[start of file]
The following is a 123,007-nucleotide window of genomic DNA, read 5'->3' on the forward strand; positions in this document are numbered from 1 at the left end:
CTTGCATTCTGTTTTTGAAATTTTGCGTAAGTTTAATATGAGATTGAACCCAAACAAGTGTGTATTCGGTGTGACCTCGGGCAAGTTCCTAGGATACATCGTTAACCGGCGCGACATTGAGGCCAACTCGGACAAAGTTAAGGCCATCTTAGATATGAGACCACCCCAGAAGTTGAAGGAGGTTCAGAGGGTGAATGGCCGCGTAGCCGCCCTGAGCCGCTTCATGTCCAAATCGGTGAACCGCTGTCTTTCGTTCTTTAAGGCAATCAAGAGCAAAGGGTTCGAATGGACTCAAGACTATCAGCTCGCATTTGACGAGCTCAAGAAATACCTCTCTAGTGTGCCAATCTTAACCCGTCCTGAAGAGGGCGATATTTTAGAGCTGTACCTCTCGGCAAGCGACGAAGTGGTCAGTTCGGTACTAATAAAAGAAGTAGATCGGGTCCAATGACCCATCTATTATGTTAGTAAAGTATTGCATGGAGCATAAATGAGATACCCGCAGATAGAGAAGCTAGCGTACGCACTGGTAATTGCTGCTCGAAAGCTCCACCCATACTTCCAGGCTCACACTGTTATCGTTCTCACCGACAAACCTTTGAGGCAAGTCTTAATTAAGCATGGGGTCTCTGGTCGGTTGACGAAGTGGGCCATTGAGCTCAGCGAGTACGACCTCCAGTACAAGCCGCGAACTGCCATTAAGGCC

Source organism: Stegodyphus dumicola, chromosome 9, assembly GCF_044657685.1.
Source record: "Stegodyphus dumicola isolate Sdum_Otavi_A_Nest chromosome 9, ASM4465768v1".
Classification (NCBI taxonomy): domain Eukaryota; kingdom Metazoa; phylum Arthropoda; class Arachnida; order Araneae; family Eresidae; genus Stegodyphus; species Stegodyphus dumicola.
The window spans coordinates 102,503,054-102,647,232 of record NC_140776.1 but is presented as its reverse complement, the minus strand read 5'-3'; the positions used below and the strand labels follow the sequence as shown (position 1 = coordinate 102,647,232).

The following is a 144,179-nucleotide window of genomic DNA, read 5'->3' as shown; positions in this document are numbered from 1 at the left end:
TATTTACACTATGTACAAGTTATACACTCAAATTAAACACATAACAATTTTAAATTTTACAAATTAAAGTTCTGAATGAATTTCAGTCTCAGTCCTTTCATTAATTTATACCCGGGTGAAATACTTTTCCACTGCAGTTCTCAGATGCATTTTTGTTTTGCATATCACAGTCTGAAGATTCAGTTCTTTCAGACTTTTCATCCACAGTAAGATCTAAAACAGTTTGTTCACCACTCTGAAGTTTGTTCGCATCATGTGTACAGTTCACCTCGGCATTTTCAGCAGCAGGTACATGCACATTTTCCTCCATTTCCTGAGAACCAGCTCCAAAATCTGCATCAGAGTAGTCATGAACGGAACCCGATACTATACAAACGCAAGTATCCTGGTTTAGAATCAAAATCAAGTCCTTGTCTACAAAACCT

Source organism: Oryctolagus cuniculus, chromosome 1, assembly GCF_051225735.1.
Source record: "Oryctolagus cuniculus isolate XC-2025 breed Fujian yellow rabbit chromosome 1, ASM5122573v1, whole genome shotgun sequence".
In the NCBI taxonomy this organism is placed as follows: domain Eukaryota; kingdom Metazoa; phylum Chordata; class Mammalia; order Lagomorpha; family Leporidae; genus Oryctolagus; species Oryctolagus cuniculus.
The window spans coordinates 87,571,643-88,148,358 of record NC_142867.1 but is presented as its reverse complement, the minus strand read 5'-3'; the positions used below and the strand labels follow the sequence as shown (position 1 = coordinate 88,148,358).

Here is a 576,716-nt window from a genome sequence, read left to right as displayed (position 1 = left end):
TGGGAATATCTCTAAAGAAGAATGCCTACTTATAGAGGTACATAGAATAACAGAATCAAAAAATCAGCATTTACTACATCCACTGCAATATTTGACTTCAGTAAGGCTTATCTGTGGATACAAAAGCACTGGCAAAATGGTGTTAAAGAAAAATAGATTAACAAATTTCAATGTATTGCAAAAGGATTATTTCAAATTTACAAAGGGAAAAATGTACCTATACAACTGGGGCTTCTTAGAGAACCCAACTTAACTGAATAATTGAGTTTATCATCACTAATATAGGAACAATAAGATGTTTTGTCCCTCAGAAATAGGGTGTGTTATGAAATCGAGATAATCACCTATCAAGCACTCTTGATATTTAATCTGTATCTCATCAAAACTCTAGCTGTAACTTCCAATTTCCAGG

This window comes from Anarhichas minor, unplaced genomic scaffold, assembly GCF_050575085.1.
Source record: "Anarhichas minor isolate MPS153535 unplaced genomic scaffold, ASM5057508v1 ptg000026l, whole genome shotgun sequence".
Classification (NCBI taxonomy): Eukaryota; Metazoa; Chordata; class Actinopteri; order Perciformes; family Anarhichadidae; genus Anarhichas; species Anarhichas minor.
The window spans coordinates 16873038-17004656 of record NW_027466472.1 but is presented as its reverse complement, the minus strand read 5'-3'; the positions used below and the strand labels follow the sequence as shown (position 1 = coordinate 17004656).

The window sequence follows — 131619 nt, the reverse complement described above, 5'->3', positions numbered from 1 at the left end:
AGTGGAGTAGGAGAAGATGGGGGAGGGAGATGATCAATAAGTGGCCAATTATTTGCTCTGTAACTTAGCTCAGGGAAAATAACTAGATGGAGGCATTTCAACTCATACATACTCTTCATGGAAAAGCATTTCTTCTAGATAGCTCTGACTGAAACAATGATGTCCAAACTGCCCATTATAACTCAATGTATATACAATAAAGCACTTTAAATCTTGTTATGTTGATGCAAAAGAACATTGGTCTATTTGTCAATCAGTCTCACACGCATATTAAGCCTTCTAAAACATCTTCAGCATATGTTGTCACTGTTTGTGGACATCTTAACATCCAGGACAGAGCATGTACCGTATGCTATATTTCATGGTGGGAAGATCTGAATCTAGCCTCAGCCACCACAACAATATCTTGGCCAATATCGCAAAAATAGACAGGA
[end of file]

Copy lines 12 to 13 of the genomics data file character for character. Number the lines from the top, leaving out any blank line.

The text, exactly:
The window spans coordinates 87,571,643-88,148,358 of record NC_142867.1 but is presented as its reverse complement, the minus strand read 5'-3'; the positions used below and the strand labels follow the sequence as shown (position 1 = coordinate 88,148,358).

Here is a 576,716-nt window from a genome sequence, read left to right as displayed (position 1 = left end):